ARTIST STATEMENT
These small sculptures are celebrations of or offerings to the small beauties of nature. The flowers andinsects that inhabit our small section of the world provide continuous inspiration in the form of sculpted relief. Even the unadorned bowls are based in the colors and patterns of the sky and of the earth. Many of our pieces show a small face peeking out from the surface, a reminder of the creative force that inhabits all things. The classic bowl form imbues the pieces with a sense of history, while the pate de verre method itself reflects the antiquity of glass forming techniques. The work is meant to have a timeless quality that speaks to the ageless relationship of humans to the earth.

BIO
Ellen Abbott and Marc Leva, native Houstonians, have been working in glass since 1974 and 1976 respectively. They formed the studio Custom Etched Glass at that time and have been producing carved and etched glass for architectural installations since then. Ellen's artistry and Marc's craftsmanship enable this studio to design and create architectural glass in a range of styles using sandblasting, laminating, and related techniques for residential and corporate interiors. The quality of their work and their attention to detail has attracted a national and international clientele.

Previous to opening her studio, Ellen attended college for several years, including a year at the Chicago Art Institute. Marc also attended college for several years at the University of Houston. Since no instruction in these glass art techniques was available at that time, this team is largely self taught through a series of trials and errors.

They became interested in cast glass in the early 1980s and utilized custom cast crystal forms in some of their commission work. This interest in cast glass eventually provided another outlet for creative expression for this art team. In 1994, they started exploring and developing the pate de verre method of cast glass, in particular the bowl form. They have been producing a series of pate de verre footed bowls since then. Ellen considers these her small works in contrast to the large canvases of her etched glass.

About the Work
These glass bowls are made using the pate de verre mold casting process. The oldest known vessels made by mold casting are dated to the 3rd century BCE. The technique of pressing or melting glass powders into a mold goes back as far as Mesopotamia and was further developed in Egypt. Pate de verre, or paste of glass, was revived during the late 19th and early 20th centuries in France.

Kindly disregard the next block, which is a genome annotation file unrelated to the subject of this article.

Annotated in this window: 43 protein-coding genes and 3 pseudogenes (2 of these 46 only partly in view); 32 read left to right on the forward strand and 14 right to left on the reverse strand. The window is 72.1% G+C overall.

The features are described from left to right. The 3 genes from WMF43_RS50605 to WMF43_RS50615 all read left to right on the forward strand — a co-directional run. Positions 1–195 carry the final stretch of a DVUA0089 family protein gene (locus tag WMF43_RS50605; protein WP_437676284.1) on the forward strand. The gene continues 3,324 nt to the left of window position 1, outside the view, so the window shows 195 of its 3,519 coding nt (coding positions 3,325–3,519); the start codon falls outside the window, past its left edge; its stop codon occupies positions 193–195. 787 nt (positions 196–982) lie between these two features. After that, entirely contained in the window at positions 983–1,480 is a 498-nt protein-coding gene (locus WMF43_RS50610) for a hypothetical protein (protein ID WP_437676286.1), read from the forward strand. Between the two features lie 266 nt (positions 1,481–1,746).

Each piece starts with a clay or wax model (this is also called the lost wax method) that is carved or sculpted by hand. A high fire plaster mold is then made around the model. After the clay or wax has been removed, the mold is ready to be filled with glass.

For pate de verre, filling the mold is a lengthy and tedious process. Colored glass is crushed into different grain sizes called frits. Using a frit size comparable with sand, it is mixed with a binding agent to form a sort of paste. This paste is then packed into the mold, sometimes with very small scoops, in order to place the colors where needed. Some of these pieces take many hours just to fill the mold. It is the use of these fine frits that give pate de verre itÕs distinctive luster.

After the mold has been filled, it is placed in the kiln and slowly brought up to casting temperature - 1400 - 1600 hundred degrees - where it 'cooks' for several hours or until it casts. When the casting is finished, it is reduced to the annealing temperature where it must rest for awhile. Finally, the kiln is slowly cooled over a period of many hours - the larger the piece, the longer it takes. If the kiln is cooled down too rapidly, the pieces will crack. When cooled, the mold is broken away and the finished pieces are washed and polished.


About these Pieces
Most of the work we do (in architectural carved glass) is on a large scale. So far, with the pate de verre, I have preferred to keep it small. Part of this is imposed by the technique itself. As of now, we produce 6 pattern designs (with sculpted outer decoration) - Grapes, Scallop Shell, Trumpet Flower, Little Flyer, Butterfly, Sea Fan - and a series of plain bowls (sans sculpted decoration) - Sky, Mineral, Flower, Parfait. The pattern bowls are a limited edition series of 25 for each design and are each unique since we use different colors for each one and all are numbered. The plain bowls are also one of a kind and numbered as well. Our newest edition piece is Spring Trio, a short edition of 10, these will all use the same colors but small variations will occur. Our next 25 edition series is Gingko and will be available in 2003. New designs are always in development and other larger one of a kind vessels are also available.



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